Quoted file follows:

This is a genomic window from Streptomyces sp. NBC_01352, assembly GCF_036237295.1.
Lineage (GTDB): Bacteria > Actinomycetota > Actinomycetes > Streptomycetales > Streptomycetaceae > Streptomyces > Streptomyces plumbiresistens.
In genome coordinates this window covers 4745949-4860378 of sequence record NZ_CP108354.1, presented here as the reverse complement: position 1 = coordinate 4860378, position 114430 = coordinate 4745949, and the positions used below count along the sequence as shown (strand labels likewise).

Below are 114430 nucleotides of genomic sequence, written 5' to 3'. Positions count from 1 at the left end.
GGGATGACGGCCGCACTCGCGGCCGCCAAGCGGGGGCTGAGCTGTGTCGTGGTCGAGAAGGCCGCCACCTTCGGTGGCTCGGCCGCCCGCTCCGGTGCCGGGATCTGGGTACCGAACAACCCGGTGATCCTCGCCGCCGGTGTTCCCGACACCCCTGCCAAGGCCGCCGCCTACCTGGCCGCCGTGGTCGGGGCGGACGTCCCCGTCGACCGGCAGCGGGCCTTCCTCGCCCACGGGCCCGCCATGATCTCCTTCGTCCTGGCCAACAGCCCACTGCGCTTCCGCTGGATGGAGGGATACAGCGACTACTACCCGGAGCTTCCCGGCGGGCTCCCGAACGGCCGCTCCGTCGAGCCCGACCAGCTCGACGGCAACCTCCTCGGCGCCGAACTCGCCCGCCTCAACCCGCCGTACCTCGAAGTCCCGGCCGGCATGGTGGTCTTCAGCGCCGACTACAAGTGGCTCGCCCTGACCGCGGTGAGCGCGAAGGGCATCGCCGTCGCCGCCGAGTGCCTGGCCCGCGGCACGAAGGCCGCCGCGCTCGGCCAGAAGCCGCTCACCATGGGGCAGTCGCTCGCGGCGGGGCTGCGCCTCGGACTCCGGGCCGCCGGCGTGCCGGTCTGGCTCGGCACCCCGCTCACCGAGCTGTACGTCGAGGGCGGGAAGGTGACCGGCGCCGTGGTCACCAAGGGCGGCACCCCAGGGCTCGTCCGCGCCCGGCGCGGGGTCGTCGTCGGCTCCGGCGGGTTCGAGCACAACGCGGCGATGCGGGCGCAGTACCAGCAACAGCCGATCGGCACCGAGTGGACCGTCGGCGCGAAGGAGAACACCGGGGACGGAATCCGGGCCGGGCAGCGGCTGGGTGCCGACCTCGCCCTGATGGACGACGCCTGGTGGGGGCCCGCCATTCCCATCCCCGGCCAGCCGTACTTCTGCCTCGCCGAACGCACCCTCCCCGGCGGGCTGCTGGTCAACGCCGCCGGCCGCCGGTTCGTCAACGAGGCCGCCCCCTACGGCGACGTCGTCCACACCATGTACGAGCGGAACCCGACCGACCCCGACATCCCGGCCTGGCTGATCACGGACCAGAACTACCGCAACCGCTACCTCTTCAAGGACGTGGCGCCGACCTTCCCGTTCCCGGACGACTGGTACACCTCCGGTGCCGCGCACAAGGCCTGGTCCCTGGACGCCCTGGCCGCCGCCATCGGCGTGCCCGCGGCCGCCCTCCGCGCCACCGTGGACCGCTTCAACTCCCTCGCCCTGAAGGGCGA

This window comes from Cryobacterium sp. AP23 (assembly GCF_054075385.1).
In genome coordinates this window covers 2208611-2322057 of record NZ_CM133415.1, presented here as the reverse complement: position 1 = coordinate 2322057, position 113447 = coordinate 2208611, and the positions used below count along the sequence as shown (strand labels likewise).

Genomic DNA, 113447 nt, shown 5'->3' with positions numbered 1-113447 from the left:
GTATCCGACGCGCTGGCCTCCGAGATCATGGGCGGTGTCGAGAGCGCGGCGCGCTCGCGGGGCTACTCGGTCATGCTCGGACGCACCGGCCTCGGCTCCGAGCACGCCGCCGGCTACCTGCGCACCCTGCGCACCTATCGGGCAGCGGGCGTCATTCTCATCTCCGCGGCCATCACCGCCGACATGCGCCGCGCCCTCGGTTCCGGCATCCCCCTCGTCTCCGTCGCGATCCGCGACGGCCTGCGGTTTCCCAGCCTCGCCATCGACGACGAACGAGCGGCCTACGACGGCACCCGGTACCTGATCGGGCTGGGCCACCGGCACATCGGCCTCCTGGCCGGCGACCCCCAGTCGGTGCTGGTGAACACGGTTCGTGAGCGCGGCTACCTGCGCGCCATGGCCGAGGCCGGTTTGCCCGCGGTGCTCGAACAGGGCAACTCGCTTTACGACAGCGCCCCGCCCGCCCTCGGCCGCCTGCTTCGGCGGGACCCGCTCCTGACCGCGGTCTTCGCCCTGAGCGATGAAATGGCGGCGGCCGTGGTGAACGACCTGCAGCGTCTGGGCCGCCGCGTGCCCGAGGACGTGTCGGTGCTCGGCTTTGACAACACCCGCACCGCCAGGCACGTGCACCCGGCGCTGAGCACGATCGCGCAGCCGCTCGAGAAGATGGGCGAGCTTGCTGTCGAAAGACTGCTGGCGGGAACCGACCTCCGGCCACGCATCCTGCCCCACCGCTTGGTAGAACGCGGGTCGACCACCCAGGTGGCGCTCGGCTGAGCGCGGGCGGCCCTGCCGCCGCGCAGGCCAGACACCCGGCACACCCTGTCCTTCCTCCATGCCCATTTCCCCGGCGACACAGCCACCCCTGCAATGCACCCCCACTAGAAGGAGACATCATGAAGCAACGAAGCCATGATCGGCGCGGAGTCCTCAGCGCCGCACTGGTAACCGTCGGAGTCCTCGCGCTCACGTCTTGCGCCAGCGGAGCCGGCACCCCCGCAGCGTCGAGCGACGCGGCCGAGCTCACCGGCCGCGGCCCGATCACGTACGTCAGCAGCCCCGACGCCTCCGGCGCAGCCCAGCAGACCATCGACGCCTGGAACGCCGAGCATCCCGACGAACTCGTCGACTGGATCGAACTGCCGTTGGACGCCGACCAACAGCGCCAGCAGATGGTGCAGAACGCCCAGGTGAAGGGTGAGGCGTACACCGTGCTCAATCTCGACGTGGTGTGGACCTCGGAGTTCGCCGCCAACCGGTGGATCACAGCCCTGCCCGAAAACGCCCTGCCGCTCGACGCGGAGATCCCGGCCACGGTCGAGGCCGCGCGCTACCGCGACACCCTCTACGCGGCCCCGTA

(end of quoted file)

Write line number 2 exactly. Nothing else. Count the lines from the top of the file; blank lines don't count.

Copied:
Lineage (GTDB): Bacteria > Actinomycetota > Actinomycetes > Streptomycetales > Streptomycetaceae > Streptomyces > Streptomyces plumbiresistens.